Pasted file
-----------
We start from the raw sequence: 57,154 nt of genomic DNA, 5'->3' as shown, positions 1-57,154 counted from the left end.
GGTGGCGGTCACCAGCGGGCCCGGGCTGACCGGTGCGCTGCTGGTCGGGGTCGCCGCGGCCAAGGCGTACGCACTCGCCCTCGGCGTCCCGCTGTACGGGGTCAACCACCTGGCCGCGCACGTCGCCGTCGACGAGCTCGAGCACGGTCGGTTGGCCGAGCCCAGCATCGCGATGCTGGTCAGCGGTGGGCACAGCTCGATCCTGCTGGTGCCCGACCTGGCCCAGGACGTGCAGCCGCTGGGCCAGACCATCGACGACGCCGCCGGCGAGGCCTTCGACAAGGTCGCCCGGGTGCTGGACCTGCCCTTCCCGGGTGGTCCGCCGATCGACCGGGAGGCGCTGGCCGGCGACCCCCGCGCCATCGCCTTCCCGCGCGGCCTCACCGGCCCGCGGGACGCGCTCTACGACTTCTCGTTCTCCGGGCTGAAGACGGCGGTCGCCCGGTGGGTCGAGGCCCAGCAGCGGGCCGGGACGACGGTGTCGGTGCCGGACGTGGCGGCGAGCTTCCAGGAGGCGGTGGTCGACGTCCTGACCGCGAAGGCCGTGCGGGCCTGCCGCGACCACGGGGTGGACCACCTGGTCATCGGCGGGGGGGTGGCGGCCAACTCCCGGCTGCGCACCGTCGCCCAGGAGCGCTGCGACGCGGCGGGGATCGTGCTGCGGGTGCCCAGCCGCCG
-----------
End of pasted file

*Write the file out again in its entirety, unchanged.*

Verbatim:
We start from the raw sequence: 57,154 nt of genomic DNA, 5'->3' as shown, positions 1-57,154 counted from the left end.
GGTGGCGGTCACCAGCGGGCCCGGGCTGACCGGTGCGCTGCTGGTCGGGGTCGCCGCGGCCAAGGCGTACGCACTCGCCCTCGGCGTCCCGCTGTACGGGGTCAACCACCTGGCCGCGCACGTCGCCGTCGACGAGCTCGAGCACGGTCGGTTGGCCGAGCCCAGCATCGCGATGCTGGTCAGCGGTGGGCACAGCTCGATCCTGCTGGTGCCCGACCTGGCCCAGGACGTGCAGCCGCTGGGCCAGACCATCGACGACGCCGCCGGCGAGGCCTTCGACAAGGTCGCCCGGGTGCTGGACCTGCCCTTCCCGGGTGGTCCGCCGATCGACCGGGAGGCGCTGGCCGGCGACCCCCGCGCCATCGCCTTCCCGCGCGGCCTCACCGGCCCGCGGGACGCGCTCTACGACTTCTCGTTCTCCGGGCTGAAGACGGCGGTCGCCCGGTGGGTCGAGGCCCAGCAGCGGGCCGGGACGACGGTGTCGGTGCCGGACGTGGCGGCGAGCTTCCAGGAGGCGGTGGTCGACGTCCTGACCGCGAAGGCCGTGCGGGCCTGCCGCGACCACGGGGTGGACCACCTGGTCATCGGCGGGGGGGTGGCGGCCAACTCCCGGCTGCGCACCGTCGCCCAGGAGCGCTGCGACGCGGCGGGGATCGTGCTGCGGGTGCCCAGCCGCCG